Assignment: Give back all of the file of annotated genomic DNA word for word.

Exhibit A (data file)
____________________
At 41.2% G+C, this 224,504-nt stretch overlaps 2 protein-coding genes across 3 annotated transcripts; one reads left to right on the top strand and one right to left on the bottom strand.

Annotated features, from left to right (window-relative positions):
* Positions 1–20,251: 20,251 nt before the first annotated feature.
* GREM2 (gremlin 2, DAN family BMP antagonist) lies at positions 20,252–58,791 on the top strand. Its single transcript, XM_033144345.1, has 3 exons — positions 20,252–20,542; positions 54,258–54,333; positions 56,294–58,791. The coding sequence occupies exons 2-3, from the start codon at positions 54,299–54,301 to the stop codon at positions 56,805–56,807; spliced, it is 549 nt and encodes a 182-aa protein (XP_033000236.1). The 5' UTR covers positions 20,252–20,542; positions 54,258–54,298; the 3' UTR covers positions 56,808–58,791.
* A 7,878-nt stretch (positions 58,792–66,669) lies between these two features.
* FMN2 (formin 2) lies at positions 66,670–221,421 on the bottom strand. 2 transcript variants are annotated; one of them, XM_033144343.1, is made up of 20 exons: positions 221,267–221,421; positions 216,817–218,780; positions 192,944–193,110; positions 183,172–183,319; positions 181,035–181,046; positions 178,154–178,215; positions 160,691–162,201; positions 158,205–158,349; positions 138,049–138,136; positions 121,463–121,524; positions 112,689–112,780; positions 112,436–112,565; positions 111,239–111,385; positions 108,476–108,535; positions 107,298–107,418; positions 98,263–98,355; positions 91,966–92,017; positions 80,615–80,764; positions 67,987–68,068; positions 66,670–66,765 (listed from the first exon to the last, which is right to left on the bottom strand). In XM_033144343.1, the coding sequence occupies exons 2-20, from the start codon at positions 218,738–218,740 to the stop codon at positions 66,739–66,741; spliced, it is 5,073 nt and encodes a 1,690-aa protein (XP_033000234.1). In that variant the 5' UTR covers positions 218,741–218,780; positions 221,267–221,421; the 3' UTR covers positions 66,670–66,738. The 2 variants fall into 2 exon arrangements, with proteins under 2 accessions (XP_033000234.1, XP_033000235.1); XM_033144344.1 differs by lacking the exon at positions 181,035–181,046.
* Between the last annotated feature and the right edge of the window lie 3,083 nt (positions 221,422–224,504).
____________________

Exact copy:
At 41.2% G+C, this 224,504-nt stretch overlaps 2 protein-coding genes across 3 annotated transcripts; one reads left to right on the top strand and one right to left on the bottom strand.

Annotated features, from left to right (window-relative positions):
* Positions 1–20,251: 20,251 nt before the first annotated feature.
* GREM2 (gremlin 2, DAN family BMP antagonist) lies at positions 20,252–58,791 on the top strand. Its single transcript, XM_033144345.1, has 3 exons — positions 20,252–20,542; positions 54,258–54,333; positions 56,294–58,791. The coding sequence occupies exons 2-3, from the start codon at positions 54,299–54,301 to the stop codon at positions 56,805–56,807; spliced, it is 549 nt and encodes a 182-aa protein (XP_033000236.1). The 5' UTR covers positions 20,252–20,542; positions 54,258–54,298; the 3' UTR covers positions 56,808–58,791.
* A 7,878-nt stretch (positions 58,792–66,669) lies between these two features.
* FMN2 (formin 2) lies at positions 66,670–221,421 on the bottom strand. 2 transcript variants are annotated; one of them, XM_033144343.1, is made up of 20 exons: positions 221,267–221,421; positions 216,817–218,780; positions 192,944–193,110; positions 183,172–183,319; positions 181,035–181,046; positions 178,154–178,215; positions 160,691–162,201; positions 158,205–158,349; positions 138,049–138,136; positions 121,463–121,524; positions 112,689–112,780; positions 112,436–112,565; positions 111,239–111,385; positions 108,476–108,535; positions 107,298–107,418; positions 98,263–98,355; positions 91,966–92,017; positions 80,615–80,764; positions 67,987–68,068; positions 66,670–66,765 (listed from the first exon to the last, which is right to left on the bottom strand). In XM_033144343.1, the coding sequence occupies exons 2-20, from the start codon at positions 218,738–218,740 to the stop codon at positions 66,739–66,741; spliced, it is 5,073 nt and encodes a 1,690-aa protein (XP_033000234.1). In that variant the 5' UTR covers positions 218,741–218,780; positions 221,267–221,421; the 3' UTR covers positions 66,670–66,738. The 2 variants fall into 2 exon arrangements, with proteins under 2 accessions (XP_033000234.1, XP_033000235.1); XM_033144344.1 differs by lacking the exon at positions 181,035–181,046.
* Between the last annotated feature and the right edge of the window lie 3,083 nt (positions 221,422–224,504).